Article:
You can semi-regularly find high fences like this while out driving (in Ohio or many other places); what is behind them, of course, is an automobile junkyard. As a kid and later, I had an interest in looking at old, junked cars, so it was always frustrating to find them obscured from view like this. I couldn’t understand why, other than maybe people thought those cars were ugly and wanted to hide them from view. It wasn’t until decades later that it finally dawned on me that the fences were there to prevent pilferage of auto parts (I had not known that selling parts was how junkyards made money).
Driving alongside one large, relatively low hill, I saw the silhouette of something on the horizon, something jutting up from behind the crest of the hill. Pardon my moment of geekiness here, but I could not help but be reminded of that moment in Star Wars where the sandcrawler creeps up onto the horizon. From a distance, the structure looked like some low, fat building.
When I zoomed in, however, I discovered the truth: the structure was originally a large barn, but its roof and top structure had totally collapsed down into the barn, almost as if it had been decapitated.
This tiny barn is still standing, though clearly abandoned and no longer in use.
When I drove into wooded areas, I could start to find signs of the changing season.
There is actually a tiny streamlet in this photograph, running underneath all those fallen trees, but you have to look carefully to see it.
I emerged from the woods to find a well-kept goat farm, if that’s what such things are actually called. Ohio has a number of goat farms, though I don’t come across them very often—I may have come across more llamas than goats, actually.
I am far from a goat expert, but this goat looks like a young Boer Goat.
Any time you drive through the countryside, you’ll find abandoned houses in varying states of decay.
In all this time I had not actually gotten very far—only a county or two away from home. I found myself in the village of Utica, Ohio (population 2,132, salute!). Utica is a small town and not home to much, but it is home to the Velvet Ice Cream Company, a significant regional brand of ice cream that is celebrating its 100th anniversary as I write this. In Utica, I was struck by this stately old brick building. Buildings like this project such an air of solidity and permanence that it almost seems as if they are solid rather than full of rooms.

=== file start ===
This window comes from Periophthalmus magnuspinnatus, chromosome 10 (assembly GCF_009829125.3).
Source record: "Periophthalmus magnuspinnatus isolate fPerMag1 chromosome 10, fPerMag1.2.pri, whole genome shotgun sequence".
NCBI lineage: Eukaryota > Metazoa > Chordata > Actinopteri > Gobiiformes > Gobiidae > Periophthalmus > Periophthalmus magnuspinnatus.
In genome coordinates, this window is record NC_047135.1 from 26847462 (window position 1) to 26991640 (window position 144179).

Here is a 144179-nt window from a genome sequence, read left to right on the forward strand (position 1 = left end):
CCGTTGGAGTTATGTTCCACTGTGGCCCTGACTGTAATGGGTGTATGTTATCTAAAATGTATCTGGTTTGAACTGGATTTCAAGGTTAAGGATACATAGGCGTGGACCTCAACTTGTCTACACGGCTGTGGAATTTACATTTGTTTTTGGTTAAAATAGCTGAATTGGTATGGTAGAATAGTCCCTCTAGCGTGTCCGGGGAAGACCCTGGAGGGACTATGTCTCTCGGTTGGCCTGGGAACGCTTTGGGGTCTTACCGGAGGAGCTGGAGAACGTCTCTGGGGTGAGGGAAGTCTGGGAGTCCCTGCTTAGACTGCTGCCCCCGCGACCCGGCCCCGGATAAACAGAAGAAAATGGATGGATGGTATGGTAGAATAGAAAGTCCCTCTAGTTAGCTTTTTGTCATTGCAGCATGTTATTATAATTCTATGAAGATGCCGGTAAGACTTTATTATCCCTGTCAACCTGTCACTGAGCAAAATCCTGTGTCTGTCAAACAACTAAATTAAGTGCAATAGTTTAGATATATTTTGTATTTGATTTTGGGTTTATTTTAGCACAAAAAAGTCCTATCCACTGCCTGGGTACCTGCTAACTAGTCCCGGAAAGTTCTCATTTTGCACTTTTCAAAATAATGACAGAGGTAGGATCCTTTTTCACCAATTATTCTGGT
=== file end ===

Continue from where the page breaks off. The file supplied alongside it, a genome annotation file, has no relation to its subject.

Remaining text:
However, it was while leaving Utica that I came across an even more interesting building, the building of the Utica Mill and Supply Company. First, I was struck by the unusual structure, with its three levels of decreasing size, as well as the fact that they all seem to be built on a platform—almost as though one could attach a truck to it and simply tow the whole building away on wheels.
But what I liked most—what I absolutely loved—was the old advertisement on the second floor for Master Mix Feeds that displayed the advertising slogan “Definite Feeds for Definite Needs.” This slogan seems to have debuted in 1939 and was trademarked in 1953. And ladies and gentlemen, this is a slogan! Let me explain what I mean. A perfectly serviceable slogan would have been “Different feeds for different needs.” It is a bit more to the point, after all. For all I know, that may have been their “first draft.” But this is where the genius comes in. Replacing “Different” with “Definite” turns the slogan into something distinctive and memorable. It is stronger, more powerful. It tells you, first, that you have very particular needs, that you are not some average livestock farmer, but that you need something that fits your needs exactly. And, furthermore, it tells you to your face that Master Mix has the definitive feed for you. Why go anywhere else? Master Mix knows exactly what you want and can provide it! Definite Feeds for Definite Needs! This is one of my favorite advertising slogans from anywhere.
This is a bit of an anti-climax, I know, but since the scene’s elements were more or less timeless, I tried the image in black and white, but this is an instance where I prefer the color version.